I don’t recall exactly how my view of Helene Ryu ’22 changed when she started painting distorted portraits of her own mutilated face. For most of her friends and family, though, Ryu said her more vivid pieces tend to come as a bit of a shock. “It surprises them that a lot of the stuff that I make ends up being kind of dark and violent,” she said. “That’s not really how my personality usually comes across — or at least, my performed personality — so sometimes there’s some dissonance.”
Tonight, the theatre department will present Radio Dramas, a series of short pre-recorded radio plays selected from Suzan-Lori Parks’ 365 Days / 365 Plays. The show was recorded, edited, and produced this fall by a cast and crew spread across the country and beyond, and the format represents “a way out of—or through—the pandemic,” according to Creative Producer Nicolle Mac Williams ’21.5.
Harvard announced last week that Preceptor David Kane ’88 will continue his teaching duties at the university following allegations by his students that he authored racist posts on the Williams-themed website EphBlog under the pseudonym “David Dudley Field ’25.”
After more than two weeks of pressure from students, alums and other members of the College community, President Maud S. Mandel released on Friday an outline of actionable steps the College will take to fight racial and social injustice.
College faces criticism for response to national BLM movement as Amherst establishes matching campaign
At a time when predominantly white institutions across the nation are responding to widespread protests denouncing police brutality and anti-Black racism, members of the Williams community — particularly students and alums — are placing increased pressure on the College administration to hold itself accountable for what they see as its delayed and limited support of the Black Lives Matter (BLM) movement.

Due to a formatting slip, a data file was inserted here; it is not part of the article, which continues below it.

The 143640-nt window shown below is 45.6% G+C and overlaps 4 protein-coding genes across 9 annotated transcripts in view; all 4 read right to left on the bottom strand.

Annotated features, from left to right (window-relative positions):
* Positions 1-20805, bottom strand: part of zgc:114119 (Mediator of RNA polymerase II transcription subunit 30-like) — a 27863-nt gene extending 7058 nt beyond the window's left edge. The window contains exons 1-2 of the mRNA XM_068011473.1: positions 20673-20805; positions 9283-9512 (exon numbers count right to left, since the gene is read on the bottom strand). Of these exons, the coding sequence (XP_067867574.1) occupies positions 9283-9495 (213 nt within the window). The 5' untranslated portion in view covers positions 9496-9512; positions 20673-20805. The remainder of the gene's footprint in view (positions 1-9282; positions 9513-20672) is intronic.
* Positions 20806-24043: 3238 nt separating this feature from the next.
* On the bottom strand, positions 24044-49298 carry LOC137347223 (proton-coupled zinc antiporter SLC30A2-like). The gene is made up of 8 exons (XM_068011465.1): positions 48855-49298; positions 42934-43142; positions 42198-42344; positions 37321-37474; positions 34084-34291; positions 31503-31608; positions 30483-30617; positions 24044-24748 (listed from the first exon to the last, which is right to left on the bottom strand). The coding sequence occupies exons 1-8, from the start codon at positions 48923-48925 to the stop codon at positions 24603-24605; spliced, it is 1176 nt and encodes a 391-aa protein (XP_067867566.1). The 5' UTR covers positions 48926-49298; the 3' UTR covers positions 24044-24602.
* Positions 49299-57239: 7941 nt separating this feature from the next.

When Brian Wecht ’97 lost his high school class ring while living in Gladden his junior year, he didn’t think much of it. The ring was bulky and ornately carved, with a hefty green gemstone embedded in the center — “definitely not my vibe,” Wecht said — and he was content to forget about it.
This week, the Record asked faculty to send us pictures of their home working environments, including feline, canine and small human coworkers when applicable. Though face-to-face office hours are becoming a distant memory, professors have adapted well to the world of remote teaching, substituting kitchen islands for desks and keeping close to natural light.
With less than a month until classes end, students may be wondering how they’ll pass the time without lectures to fast-forward through and Zoom seminars to attend. If you’re one of them, you’re in luck — the College Libraries provide access to Swank, a free movie service that makes hundreds of classic titles available at the push of a button.
The psychology department will change its curricular affiliation from Division II to Division III beginning in the fall of the 2021-22 academic year, at which point most psychology courses will be reclassified accordingly. The motion to make the switch was approved at the virtual faculty meeting on April 15 following discussion of the proposal at the March 11 faculty meeting.
In light of the disruptions to academic life posed by the COVID-19 pandemic, untenured faculty now have the option to defer their reappointment or tenure review process by one year. The choice has been made available to both tenure-track faculty and those in untenured positions that regularly go up for reappointment, including instructors, lecturers, artists-in-residence, athletics faculty and senior lecturers.